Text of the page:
There is hope for the many soldiers who deal with symptoms of post-traumatic stress disorders (PTSD), researchers examining how to effectively treat veterans reported.

For this study, the researchers from the Department of Psychiatry and Behavioral Sciences at the Medical University of South Carolina (MUSC) set out to uncover whether or not a psychotherapy regimen can help alleviate symptoms for veterans with sub-clinical PTSD. The team decided to focus on this type of PTSD, which occurs when a person exhibits some signs of PTSD but does not meet the full criteria for a PTSD diagnosis, because it tends to be overlooked by doctors. Researchers also often leave out sub-clinical PTSD patients from their clinical studies, which can result in a lack of treatment options for this group of veterans.

The researchers recruited 200 patients from the Ralph H. Johnson VA Medical Center who had sub-clinical PTSD or full PTSD that stemmed from combat-related trauma. The patients received eight weeks of behavioral and therapeutic exposure therapy that involved helping them relive the traumatic situation in a safe environment and finding ways of resolving certain elements that were linked to the trauma. The severity of PTSD symptoms was rated before the start, during and at the end of the therapy by the patients and psychologists.

The researchers found that the treatment was effective for both types of PTSD. In the sub-clinical group, symptoms of PTSD fell by 29 percent. The decline in the PTSD group was 14 percent. The researchers noted that patients with sub-clinical PTSD appeared to improve at a greater rate than patients with full PTSD, which suggests that PTSD therapies might be more effective at treating sub-clinical PTSD.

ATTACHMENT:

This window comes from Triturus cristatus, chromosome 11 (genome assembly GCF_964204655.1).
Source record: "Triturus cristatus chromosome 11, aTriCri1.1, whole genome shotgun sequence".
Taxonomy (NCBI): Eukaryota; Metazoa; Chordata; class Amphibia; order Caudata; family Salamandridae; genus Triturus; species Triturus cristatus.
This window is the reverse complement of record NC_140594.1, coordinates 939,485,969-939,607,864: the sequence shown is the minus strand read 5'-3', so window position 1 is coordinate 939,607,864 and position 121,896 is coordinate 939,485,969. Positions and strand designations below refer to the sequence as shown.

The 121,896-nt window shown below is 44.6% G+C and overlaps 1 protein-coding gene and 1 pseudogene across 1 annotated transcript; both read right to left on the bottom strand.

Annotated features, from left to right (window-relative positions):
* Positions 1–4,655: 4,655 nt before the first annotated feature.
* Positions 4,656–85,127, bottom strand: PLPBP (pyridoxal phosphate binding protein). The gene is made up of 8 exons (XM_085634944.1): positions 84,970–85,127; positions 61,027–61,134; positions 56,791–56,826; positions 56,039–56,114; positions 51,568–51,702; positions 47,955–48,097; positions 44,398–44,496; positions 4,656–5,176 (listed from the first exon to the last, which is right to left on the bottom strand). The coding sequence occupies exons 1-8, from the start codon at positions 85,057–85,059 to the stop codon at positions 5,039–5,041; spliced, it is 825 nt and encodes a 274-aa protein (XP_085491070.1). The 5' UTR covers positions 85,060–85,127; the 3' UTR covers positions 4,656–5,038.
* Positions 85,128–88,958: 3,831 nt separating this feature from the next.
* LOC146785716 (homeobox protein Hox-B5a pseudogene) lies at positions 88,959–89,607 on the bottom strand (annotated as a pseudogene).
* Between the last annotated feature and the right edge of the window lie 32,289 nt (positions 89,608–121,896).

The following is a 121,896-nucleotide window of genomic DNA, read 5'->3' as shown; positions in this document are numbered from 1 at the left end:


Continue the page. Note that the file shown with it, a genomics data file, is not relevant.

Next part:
"The study shows not only that we can treat those experiencing sub-clinical presentations of PTSD, but also that those with sub-clinical PTSD may actually respond better to treatment than those with more severe forms of the disease," study author Kristina Korte said. "It is our hope that providing treatment for sub-clinical PTSD could have a significant impact on the cost-effectiveness of treating this common disorder. It could lead to the prevention of more intractable forms of PTSD."

The findings of this study suggest veterans with sub-clinical PTSD could potentially benefit from other established therapies that are already being used to treat people with full PTSD. The researchers stressed the importance of treating symptoms of PTSD, which can greatly improve quality of life. 

The study was published in the Journal of Anxiety Disorders.